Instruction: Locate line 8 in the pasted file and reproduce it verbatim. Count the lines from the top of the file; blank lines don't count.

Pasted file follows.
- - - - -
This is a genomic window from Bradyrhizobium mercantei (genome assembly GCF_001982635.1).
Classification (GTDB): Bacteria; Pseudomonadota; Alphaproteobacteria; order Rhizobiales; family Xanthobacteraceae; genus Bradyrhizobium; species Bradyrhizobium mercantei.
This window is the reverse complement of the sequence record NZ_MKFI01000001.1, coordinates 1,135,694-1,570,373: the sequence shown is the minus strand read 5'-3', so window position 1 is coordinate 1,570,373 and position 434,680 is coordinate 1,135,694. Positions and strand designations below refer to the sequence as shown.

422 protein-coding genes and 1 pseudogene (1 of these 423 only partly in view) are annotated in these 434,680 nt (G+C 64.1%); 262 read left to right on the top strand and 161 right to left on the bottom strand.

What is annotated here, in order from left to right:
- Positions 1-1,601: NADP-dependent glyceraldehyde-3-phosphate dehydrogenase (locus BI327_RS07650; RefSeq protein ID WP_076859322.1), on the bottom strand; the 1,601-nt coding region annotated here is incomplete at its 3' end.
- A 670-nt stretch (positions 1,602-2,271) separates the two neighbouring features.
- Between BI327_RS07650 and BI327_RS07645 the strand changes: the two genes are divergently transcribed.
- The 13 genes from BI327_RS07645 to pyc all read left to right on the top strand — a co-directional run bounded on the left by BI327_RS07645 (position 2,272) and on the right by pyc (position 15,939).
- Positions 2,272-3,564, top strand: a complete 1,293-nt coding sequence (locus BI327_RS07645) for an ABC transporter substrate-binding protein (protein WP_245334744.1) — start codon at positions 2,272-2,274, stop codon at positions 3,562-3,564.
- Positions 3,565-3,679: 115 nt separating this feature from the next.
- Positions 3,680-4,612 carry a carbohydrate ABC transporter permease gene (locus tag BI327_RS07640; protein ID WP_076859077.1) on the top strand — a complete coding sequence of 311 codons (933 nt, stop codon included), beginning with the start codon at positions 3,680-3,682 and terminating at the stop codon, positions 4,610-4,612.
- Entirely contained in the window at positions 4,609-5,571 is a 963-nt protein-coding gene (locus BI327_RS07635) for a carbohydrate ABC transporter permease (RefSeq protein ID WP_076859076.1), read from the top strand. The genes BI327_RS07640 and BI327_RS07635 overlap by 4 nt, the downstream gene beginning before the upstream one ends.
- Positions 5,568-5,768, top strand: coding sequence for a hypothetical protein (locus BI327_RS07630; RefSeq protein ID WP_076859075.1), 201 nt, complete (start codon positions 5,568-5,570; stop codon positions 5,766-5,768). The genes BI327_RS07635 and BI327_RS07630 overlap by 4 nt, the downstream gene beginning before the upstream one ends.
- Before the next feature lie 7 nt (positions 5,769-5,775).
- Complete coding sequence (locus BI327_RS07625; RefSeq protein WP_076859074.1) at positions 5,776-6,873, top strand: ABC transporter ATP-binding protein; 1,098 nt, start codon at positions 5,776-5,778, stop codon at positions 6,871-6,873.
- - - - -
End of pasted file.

- Between BI327_RS07650 and BI327_RS07645 the strand changes: the two genes are divergently transcribed.